Friday, May 27, 2016

Space Answer Book (1972)

Space Answer Book is a collection of illustrations and questions about space flight. Because the title page says courtesy of The Associated Press, I think these were published in newspapers as a news item or filler.

Waugh, Coulton, Space Answer Book. Mahwah, NJ: Educational Reading Service, 44 p. 1972.

The author, Coulton Waugh, was a interesting figure in the history of comic strips.

"Frederick Coulton Waugh (10 March 1896, Cornwall, England - 23 May 1973) was a cartoonist, painter, teacher and author, best known for his illustration work on the comic strip Dickie Dare and his book The Comics (1947), the first major study of the field."

His work links comic strip artists of the 1940s, fine art, and art instruction. I am curious how he came to make this book but suggest that it was part of a newspaper feature (as I mentioned above). The illustrations are detailed and the questions answered cover some interesting topics.

Friday, May 20, 2016

Our Solar System Grade 4-5-6 Dittos (1961)

 Another addition to my "space in school" materials, more space dittos. These were the ubiquitous hand-outs that we got in classrooms when I was growing up.

I have blogged about dittos before:

They were called dittos because they were made on a machine manufactured by "Ditto" and they were usually "aniline purple."

Forler, Gladys. Space - Our Solar System Grade 4-5-6. Saint Louis, MO: Milliken Publishing Co. [30 pg.] 1961.

 These are very nostalgic for me of a time when these faded (and faint) purple hand-out were a supplement to our education. They reduced a topic to some very basic facts, and often there was a quiz based on them.

 I also remember these "fun pages," which were handed out when the teacher needed a break. We were told to work quietly at our desks and were often given the sheets late on a Friday or before a holiday.

Here is a list of some of the other science-based ditto sheet "masters".

Friday, May 13, 2016

Space play money from Japan (1965?)

I blogged in 2013 about some Moon money I had found:

Here is another set of space play money. It was evidently printed in Japan, and I am guess made for the American market. I don't know if it was part of a game, or sold separately as a toy. I also don't have a firm date but am guessing around 1965-1967.

 The graphics are not very exciting (when you have seen one bill, you've seen them all). But I find these bills to be a charming space toy.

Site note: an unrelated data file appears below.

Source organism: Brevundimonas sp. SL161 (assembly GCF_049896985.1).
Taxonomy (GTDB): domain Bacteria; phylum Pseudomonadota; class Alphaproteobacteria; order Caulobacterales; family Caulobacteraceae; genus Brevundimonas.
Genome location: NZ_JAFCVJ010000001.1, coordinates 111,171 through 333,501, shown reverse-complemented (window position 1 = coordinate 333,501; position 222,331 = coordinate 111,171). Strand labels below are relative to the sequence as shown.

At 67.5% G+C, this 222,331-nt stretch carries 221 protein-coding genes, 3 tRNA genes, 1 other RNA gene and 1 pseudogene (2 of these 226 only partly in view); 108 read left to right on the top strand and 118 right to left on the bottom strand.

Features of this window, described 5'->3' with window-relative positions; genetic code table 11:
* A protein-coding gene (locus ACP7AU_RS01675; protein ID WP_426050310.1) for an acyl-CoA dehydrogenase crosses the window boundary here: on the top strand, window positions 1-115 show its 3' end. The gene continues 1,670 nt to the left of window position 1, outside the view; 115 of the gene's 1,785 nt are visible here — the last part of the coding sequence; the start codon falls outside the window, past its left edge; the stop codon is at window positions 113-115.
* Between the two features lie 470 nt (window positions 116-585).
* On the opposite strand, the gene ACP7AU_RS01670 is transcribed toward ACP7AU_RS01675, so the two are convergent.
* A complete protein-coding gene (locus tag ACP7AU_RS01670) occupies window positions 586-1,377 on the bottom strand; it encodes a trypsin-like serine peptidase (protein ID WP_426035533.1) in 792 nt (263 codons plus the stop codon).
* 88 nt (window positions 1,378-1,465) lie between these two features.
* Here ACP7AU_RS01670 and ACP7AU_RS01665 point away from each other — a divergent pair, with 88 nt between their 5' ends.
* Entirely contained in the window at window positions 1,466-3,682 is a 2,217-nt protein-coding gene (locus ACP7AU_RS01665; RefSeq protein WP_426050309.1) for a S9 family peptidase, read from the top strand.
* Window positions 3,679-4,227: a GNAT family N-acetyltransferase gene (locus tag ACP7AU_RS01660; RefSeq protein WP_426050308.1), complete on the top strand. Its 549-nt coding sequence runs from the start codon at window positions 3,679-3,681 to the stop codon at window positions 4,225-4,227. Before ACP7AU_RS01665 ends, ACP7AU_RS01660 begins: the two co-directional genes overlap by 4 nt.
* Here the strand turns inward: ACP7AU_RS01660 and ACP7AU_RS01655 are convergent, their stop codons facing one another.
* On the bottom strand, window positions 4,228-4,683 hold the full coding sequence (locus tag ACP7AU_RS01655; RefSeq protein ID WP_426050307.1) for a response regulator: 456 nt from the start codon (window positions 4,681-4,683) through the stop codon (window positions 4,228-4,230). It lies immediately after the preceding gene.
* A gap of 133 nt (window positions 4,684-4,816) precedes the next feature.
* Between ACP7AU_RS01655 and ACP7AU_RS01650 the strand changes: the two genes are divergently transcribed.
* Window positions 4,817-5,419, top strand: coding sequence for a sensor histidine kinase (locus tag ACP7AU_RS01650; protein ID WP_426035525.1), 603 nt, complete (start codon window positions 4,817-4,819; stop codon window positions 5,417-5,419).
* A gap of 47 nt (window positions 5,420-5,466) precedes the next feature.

Friday, May 6, 2016

Gay Travel (1961)

This is another Russian book focusing on transportation in the future. I adore the visions of our electronic, streamlined, helicopter commuting future.

The title "Gay Travel" was translated by the seller, it might also be "Happy travel" or maybe one of my constant readers will have a better one.

Gay Travel.  Moscow. 23 x 29 cm. 1961

From my gentle scanning of the illustrations, it seems to be an exploration of how we might travel in the future. There are only a few space illustrations but the overall design tickles my astrofuturism sensibilities.  I hope you find this as charming as I do.

Streamlined "bubble" cars and commuting helicopters are just a few of the vehicles we have to look forward to.  We have almost reached this future since it seem that many of these cars are self-driving (and televisions in cars).Why not include chess, sleep, reading, and playing with your dog?

 Streamlined trains also evidently lie ahead for us. I particular can not wait for the swimming pool car on my next train trip.

 Domed mega-cities are the obvious solution to global warming. Why spend all this time trying to control the Earth's climate when we can live in climate-controlled luxury (until the machines stop of course)?
 I was also a big fan of our undersea future when I was growing up, so this series of exploration vehicles is very promising.
 Our future in space begins with stratospheric planes.  We are still hoping to make our world smaller with faster and higher jets.
 These last three illustrations show how we will move out into space, exploring the moon (although the person in the upsidedown space suit does not seem to be demonstrating good safety practices).

 Finally I really like the use of color in illustrations of space stations. There is no need for everything to be grey, blue and silver. It may increase your heating and cooling costs but a little color brightens up the "landscape".